Three arrested in FIU stolen-exam scheme

12/10/2013 2:06 PM

12/10/2013 6:48 PM

Two students and an alumnus at Florida International University ran a scheme to steal and sell exams for $150 a pop, according to university police.

Arrested were: students Krissy Lamadrid, 21, and Jason Calderon, 23; and former student, Alex Anaya, 30.

Police reports did not provide a clear explanation of how Anaya obtained the tests. They said he accessed a professor’s secure email account and entered a room on campus without permission to steal the tests. He then “organized a distribution system,” which included Lamadrid and Calderon, the reports said.

Anaya stole about five exams over all, police say, and Lamadrid collected money from the sales. She was carrying about $860 when arrested. An FIU release said an initial investigation suggested all the exams were from one class during the current semester.

History professor Brian Peterson, in an email to the Miami Herald, said the university may need to step up computer security in light of the incident.

“This is horrible,” Peterson wrote. “Evidently there was both burglary and intrusion into the computer files of the professor using stolen passwords. That makes computer security a very live issue at FIU.’’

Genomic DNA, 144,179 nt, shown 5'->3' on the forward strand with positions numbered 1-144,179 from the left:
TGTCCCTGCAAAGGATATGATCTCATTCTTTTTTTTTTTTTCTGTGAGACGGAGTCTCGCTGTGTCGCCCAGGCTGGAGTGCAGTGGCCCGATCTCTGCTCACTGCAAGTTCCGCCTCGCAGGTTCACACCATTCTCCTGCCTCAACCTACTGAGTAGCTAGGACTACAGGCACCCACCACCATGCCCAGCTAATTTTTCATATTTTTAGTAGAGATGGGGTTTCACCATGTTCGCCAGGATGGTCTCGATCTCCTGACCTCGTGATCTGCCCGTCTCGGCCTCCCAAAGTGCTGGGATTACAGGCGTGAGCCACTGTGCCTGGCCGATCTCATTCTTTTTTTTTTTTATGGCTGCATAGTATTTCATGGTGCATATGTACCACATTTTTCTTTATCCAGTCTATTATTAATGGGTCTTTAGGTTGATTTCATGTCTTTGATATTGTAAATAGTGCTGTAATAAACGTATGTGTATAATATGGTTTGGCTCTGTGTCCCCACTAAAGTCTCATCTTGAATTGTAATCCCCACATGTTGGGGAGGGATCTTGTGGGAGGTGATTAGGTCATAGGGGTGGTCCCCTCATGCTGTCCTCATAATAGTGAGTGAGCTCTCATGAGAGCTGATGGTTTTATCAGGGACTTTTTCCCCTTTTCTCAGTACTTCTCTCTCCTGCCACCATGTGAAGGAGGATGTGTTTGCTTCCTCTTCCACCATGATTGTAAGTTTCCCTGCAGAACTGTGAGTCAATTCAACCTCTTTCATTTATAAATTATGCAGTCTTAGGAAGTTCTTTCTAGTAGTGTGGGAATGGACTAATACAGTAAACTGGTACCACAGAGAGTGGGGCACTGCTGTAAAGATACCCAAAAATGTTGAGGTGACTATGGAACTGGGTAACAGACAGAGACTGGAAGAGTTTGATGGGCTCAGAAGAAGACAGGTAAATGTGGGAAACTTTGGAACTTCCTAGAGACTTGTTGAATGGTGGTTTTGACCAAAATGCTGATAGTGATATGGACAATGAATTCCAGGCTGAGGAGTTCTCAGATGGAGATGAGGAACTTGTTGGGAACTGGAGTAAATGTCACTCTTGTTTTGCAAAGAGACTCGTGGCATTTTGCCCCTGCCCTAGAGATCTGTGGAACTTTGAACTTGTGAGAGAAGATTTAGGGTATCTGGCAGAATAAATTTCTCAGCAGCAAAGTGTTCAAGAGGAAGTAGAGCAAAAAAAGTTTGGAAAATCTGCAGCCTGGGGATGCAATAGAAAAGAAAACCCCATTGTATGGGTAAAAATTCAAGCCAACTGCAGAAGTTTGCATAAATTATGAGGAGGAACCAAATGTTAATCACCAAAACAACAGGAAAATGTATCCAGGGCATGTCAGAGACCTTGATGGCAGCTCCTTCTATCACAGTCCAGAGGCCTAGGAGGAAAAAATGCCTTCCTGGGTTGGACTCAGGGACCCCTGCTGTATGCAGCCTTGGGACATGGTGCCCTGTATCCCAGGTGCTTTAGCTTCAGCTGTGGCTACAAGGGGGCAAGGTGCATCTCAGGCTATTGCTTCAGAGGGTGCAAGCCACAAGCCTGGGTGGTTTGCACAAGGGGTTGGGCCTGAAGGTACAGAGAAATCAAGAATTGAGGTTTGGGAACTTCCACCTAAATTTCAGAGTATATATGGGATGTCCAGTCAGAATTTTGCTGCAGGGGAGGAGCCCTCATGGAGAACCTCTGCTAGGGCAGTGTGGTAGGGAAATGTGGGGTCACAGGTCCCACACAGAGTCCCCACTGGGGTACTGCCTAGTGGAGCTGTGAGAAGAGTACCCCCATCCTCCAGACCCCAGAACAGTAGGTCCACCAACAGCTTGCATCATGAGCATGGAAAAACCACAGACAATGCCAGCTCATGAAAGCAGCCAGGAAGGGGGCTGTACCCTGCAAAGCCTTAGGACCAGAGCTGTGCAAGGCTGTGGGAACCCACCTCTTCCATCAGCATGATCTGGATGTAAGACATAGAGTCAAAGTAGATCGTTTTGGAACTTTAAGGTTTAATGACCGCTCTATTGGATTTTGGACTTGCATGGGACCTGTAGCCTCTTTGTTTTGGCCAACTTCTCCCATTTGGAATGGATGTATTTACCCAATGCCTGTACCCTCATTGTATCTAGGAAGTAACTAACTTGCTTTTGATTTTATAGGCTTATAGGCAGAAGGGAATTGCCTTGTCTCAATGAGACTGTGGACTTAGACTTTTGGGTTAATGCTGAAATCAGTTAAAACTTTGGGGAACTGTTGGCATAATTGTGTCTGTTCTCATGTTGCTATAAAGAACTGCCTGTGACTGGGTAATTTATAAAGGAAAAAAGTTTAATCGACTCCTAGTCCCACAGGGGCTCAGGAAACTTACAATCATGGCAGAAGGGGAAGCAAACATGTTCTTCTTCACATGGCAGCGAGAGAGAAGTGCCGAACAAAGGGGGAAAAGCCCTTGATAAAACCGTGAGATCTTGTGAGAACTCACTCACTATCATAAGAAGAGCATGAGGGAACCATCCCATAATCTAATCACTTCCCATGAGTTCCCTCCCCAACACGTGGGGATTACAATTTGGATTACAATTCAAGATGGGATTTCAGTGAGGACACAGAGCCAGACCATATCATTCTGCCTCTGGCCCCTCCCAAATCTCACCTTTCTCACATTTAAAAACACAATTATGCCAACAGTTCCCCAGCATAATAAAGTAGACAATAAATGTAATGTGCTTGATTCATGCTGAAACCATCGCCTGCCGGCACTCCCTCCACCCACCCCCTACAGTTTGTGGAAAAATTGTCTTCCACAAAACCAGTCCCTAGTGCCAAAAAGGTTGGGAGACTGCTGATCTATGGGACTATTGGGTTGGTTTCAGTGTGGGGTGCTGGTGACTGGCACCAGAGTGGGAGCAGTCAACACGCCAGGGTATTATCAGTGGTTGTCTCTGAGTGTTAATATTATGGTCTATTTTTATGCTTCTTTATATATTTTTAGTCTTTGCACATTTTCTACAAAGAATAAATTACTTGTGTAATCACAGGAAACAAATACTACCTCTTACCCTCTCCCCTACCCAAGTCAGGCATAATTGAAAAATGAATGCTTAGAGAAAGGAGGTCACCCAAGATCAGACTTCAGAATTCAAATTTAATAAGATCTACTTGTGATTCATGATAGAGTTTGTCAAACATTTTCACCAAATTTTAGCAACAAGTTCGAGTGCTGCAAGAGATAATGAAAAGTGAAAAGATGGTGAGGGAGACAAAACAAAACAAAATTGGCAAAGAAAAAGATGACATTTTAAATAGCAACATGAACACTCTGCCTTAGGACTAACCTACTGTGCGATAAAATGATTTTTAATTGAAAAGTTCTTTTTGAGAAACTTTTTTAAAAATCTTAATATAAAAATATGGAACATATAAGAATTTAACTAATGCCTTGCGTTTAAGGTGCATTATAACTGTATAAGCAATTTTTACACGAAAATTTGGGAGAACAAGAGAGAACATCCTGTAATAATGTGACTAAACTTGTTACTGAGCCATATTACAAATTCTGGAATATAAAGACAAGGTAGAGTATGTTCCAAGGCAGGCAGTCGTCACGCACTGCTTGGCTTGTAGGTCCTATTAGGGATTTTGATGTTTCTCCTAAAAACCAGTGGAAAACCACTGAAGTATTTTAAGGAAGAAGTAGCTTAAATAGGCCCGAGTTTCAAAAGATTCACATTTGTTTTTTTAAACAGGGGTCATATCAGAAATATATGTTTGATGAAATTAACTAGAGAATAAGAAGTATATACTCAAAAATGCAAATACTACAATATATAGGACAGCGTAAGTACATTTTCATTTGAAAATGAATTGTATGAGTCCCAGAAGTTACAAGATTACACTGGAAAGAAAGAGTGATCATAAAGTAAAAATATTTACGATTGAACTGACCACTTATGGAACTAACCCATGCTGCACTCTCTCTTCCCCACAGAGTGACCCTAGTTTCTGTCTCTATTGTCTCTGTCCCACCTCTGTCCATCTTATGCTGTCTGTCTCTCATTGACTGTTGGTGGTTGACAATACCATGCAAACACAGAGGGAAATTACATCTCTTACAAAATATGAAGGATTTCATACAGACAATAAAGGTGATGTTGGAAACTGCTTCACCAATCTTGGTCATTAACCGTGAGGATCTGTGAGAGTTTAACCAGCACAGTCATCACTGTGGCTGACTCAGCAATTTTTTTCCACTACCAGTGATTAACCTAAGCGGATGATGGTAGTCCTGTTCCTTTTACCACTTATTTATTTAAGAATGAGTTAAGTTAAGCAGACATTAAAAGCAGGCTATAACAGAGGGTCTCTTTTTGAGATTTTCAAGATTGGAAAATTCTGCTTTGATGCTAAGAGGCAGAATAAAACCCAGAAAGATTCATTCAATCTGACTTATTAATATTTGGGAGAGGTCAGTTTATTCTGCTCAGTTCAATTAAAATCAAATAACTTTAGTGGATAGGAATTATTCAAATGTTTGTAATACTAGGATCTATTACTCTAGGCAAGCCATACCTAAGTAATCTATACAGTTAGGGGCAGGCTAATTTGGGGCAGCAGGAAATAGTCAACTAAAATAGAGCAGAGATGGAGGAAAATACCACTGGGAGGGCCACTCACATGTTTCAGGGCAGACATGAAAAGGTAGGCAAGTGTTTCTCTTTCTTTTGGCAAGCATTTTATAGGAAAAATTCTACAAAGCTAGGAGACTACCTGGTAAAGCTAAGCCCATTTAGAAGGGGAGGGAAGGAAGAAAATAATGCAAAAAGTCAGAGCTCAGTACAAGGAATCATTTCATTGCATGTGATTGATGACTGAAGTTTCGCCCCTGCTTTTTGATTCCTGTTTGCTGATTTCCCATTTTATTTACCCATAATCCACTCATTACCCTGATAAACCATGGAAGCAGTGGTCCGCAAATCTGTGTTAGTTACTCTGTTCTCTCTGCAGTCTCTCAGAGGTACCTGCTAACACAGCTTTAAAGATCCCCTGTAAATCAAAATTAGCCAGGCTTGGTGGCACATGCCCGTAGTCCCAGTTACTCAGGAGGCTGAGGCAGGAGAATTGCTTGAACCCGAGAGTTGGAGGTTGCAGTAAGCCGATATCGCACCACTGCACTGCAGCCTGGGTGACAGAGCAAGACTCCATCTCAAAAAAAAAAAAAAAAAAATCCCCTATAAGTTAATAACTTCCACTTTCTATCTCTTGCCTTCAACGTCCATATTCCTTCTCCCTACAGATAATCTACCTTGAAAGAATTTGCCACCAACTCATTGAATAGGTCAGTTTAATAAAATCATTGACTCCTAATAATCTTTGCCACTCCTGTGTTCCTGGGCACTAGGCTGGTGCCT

The arrest reports state that Anaya knew that what he was doing was illegal, and that Lamadrid and Caldreon also knew the tests were stolen. None of the three charged in the scheme could be reached for comment on Tuesday.

A cousin of Anaya, reached by phone, said she was unaware of the arrest and in “complete shock.’’

“He’s my closest cousin. I can’t believe this,’’ said Soany Henriquez. “He’s super intelligent. He’s been an example for all of my family.”

Henriquez then hung up, saying she needed to call Anaya’s mother.

Florida law enforcement records show none of the accused has a previous criminal history.

The university community was notified of the arrests in an email sent Monday night, saying a limited number of students were involved.

“The allegations are being addressed by the police and appropriate academic administrative offices,’’ the email said. “FIU will pursue all avenues to ensure that everyone who is involved is held accountable.”

FIU police referred questions to university spokeswoman Maydel Santana-Bravo, who said the school would not provide further comment.

FIU phonebook records available online suggest that Lamadrid worked in the university’s Office of Planning and Institutional Research. She is also listed as the vice president of Future Optometry Students of America, although the club is not listed with the university’s Council for Student Organizations, according to records available online.

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